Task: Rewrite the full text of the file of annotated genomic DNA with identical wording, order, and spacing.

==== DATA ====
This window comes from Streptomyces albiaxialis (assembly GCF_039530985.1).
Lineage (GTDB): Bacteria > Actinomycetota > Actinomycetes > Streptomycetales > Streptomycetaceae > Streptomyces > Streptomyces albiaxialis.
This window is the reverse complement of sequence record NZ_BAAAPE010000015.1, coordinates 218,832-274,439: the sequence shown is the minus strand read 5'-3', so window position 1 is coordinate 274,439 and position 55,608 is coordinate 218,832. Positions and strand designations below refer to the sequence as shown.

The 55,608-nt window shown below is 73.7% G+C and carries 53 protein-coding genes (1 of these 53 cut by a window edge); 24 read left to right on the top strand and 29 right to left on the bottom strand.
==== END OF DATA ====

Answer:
This window comes from Streptomyces albiaxialis (assembly GCF_039530985.1).
Lineage (GTDB): Bacteria > Actinomycetota > Actinomycetes > Streptomycetales > Streptomycetaceae > Streptomyces > Streptomyces albiaxialis.
This window is the reverse complement of sequence record NZ_BAAAPE010000015.1, coordinates 218,832-274,439: the sequence shown is the minus strand read 5'-3', so window position 1 is coordinate 274,439 and position 55,608 is coordinate 218,832. Positions and strand designations below refer to the sequence as shown.

The 55,608-nt window shown below is 73.7% G+C and carries 53 protein-coding genes (1 of these 53 cut by a window edge); 24 read left to right on the top strand and 29 right to left on the bottom strand.